Thursday, December 27th, 2012
While directing the 1956 epic film The Ten Commandments, Cecil B. DeMille challenged a large group of extras portraying the Israelites to energize their performance, shouting, “Alright now. Give me everything you’ve got people! Don’t be extras. Be a nation!”
DeMille’s exhortation of the extras reminds me of the ongoing challenge facing service industry managers to motivate employees, many of whom regularly display their indifference by leaning, standing around, or simply going through the motions at work, treating each customer like the last customer. Their “performances” lack energy, passion, and commitment.
If this describes some portion of your staff, take action! While DeMille used a commanding presence and a megaphone to inspire his actors, service industry managers can motivate employees in other ways:
Model the behavioral standards that are expected of your frontline staff. Great service starts with great leadership. If you are in a leadership role, your credibility will match your consistency. What employees see is what you’ll get.
Treat employees fairly in relation to the basic conditions of employment. I watched an episode of Undercover Boss where a rogue supervisor docked employees two minutes for every minute they clocked in late returning from their lunch breaks. In one cafeteria scene, an employee abruptly ended her conversation and ran full speed in the direction of the time clock to avoid being penalized. This practice epitomizes unfair treatment and fosters unhealthy employee relations at work.
Recognize employees for contributions made to the business. One Gallup survey revealed that 65 percent of employees report receiving no recognition for their work in the previous year. If you are surprised by this finding, understand that saying an occasional, “Good job” doesn’t cut it. Employees deserve sincere and specific feedback from their immediate supervisors.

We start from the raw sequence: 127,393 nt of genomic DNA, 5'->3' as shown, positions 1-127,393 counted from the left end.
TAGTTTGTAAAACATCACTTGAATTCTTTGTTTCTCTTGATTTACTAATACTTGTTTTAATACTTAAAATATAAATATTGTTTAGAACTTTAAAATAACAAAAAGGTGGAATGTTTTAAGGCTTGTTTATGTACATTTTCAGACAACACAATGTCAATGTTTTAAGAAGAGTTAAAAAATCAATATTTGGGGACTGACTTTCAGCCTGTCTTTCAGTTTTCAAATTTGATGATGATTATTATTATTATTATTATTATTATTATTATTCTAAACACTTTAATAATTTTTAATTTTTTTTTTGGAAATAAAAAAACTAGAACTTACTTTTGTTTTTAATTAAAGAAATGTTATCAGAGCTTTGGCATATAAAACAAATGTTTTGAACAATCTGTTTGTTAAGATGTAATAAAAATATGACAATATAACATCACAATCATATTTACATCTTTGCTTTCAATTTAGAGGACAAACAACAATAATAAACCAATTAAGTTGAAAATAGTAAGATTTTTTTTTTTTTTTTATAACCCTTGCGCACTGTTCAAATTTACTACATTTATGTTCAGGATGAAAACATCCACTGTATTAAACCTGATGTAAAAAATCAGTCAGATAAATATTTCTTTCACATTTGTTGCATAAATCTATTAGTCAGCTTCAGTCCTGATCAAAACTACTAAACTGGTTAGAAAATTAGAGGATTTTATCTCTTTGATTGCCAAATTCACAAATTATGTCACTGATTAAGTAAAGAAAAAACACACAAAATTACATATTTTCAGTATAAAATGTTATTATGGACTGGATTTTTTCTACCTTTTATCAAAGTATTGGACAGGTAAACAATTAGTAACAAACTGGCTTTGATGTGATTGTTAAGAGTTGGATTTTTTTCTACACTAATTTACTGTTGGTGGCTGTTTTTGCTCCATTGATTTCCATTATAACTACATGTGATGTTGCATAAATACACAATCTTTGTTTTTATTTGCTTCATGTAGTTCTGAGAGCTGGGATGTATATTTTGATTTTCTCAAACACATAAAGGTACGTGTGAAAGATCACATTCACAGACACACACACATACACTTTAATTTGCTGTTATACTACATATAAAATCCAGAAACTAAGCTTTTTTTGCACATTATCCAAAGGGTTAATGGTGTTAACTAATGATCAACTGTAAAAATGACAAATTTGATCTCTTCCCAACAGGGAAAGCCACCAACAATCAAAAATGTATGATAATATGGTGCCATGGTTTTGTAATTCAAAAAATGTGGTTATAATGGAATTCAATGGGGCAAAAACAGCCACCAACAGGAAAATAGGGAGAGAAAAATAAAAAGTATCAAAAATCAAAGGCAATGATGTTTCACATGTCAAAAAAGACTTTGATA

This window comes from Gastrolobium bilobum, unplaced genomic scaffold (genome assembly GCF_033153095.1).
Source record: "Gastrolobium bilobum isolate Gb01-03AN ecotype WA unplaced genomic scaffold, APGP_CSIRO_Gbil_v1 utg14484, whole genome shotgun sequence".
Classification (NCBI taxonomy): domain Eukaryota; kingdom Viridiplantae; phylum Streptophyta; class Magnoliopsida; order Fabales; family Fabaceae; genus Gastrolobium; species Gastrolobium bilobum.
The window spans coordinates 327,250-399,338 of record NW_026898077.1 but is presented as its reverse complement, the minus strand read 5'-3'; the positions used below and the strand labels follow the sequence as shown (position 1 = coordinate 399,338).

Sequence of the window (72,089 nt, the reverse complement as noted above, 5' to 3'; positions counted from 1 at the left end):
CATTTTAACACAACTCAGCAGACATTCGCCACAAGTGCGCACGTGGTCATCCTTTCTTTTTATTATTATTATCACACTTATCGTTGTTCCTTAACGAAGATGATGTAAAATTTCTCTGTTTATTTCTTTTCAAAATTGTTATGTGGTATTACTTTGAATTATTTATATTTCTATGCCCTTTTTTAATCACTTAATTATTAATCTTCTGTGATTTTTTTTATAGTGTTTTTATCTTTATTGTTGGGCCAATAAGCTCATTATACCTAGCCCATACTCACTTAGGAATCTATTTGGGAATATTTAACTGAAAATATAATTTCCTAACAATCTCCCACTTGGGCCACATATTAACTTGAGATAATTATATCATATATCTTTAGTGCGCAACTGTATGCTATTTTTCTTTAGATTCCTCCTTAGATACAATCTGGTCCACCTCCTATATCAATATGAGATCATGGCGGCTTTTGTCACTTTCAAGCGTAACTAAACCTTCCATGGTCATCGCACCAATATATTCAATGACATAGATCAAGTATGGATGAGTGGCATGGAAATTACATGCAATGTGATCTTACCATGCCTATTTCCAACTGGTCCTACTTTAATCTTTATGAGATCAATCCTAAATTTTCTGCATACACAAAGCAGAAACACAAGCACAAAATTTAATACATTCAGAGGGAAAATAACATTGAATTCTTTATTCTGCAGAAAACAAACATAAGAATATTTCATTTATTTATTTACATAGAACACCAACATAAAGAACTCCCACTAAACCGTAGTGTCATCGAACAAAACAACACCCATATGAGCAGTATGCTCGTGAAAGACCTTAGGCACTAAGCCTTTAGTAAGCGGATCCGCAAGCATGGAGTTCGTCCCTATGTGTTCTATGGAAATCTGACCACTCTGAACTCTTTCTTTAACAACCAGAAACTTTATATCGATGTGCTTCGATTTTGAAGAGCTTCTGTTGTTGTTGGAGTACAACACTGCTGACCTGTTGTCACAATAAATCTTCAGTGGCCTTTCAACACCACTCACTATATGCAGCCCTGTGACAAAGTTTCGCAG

Encourage participation. Involve employees by actively seeking their input and ideas. Ask questions of employees and then listen to their responses. Stephen Covey termed the need to be listened to, to be understood, as “psychological air.” According to Covey, the highest level of listening is to listen with the intent to understand the other person. Most of us tend to do the opposite, seeking instead to be understood ourselves.
Create and manage an inclusive work environment based on respect and mutual trust where differences are valued, even celebrated. If left to chance, work groups tend to devolve into cliques whereby dysfunctional pecking orders are established by title, uniform, shift, department, and other factors.
While megaphones serve a purpose on a movie set, it’s insufficient to exhort staff without first providing a work environment that fosters engagement. By reinforcing the above principles, managers will create the conditions necessary for employees to shift from simply portraying dispassionate “extras” to becoming “a nation” of enthusiastic service providers!
As a manager, how do you inspire top performance? Or, as a non-management employee, how are you best motivated to perform?